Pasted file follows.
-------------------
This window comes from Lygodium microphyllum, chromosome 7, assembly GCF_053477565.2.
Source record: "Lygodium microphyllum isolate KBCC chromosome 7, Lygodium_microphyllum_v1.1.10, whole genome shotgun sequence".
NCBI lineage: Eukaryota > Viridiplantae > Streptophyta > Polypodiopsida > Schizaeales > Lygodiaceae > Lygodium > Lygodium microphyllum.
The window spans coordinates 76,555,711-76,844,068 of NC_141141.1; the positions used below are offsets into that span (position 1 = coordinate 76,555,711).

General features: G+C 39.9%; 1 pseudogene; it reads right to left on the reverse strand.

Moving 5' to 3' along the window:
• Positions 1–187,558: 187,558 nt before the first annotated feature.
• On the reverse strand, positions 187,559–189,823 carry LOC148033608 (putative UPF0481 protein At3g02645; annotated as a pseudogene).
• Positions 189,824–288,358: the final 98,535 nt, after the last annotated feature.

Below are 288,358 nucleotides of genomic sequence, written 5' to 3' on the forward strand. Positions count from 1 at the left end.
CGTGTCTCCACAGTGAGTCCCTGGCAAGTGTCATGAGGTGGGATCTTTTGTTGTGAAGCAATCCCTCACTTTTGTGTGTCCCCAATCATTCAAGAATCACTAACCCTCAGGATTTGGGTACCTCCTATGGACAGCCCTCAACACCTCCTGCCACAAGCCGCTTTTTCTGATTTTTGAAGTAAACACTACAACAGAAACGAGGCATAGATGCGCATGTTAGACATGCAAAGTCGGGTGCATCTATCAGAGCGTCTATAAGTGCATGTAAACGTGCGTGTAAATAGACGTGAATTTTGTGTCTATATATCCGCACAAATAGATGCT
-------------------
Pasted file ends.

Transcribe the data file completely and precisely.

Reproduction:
This window comes from Lygodium microphyllum, chromosome 7, assembly GCF_053477565.2.
Source record: "Lygodium microphyllum isolate KBCC chromosome 7, Lygodium_microphyllum_v1.1.10, whole genome shotgun sequence".
NCBI lineage: Eukaryota > Viridiplantae > Streptophyta > Polypodiopsida > Schizaeales > Lygodiaceae > Lygodium > Lygodium microphyllum.
The window spans coordinates 76,555,711-76,844,068 of NC_141141.1; the positions used below are offsets into that span (position 1 = coordinate 76,555,711).

General features: G+C 39.9%; 1 pseudogene; it reads right to left on the reverse strand.

Moving 5' to 3' along the window:
• Positions 1–187,558: 187,558 nt before the first annotated feature.
• On the reverse strand, positions 187,559–189,823 carry LOC148033608 (putative UPF0481 protein At3g02645; annotated as a pseudogene).
• Positions 189,824–288,358: the final 98,535 nt, after the last annotated feature.

Below are 288,358 nucleotides of genomic sequence, written 5' to 3' on the forward strand. Positions count from 1 at the left end.
CGTGTCTCCACAGTGAGTCCCTGGCAAGTGTCATGAGGTGGGATCTTTTGTTGTGAAGCAATCCCTCACTTTTGTGTGTCCCCAATCATTCAAGAATCACTAACCCTCAGGATTTGGGTACCTCCTATGGACAGCCCTCAACACCTCCTGCCACAAGCCGCTTTTTCTGATTTTTGAAGTAAACACTACAACAGAAACGAGGCATAGATGCGCATGTTAGACATGCAAAGTCGGGTGCATCTATCAGAGCGTCTATAAGTGCATGTAAACGTGCGTGTAAATAGACGTGAATTTTGTGTCTATATATCCGCACAAATAGATGCT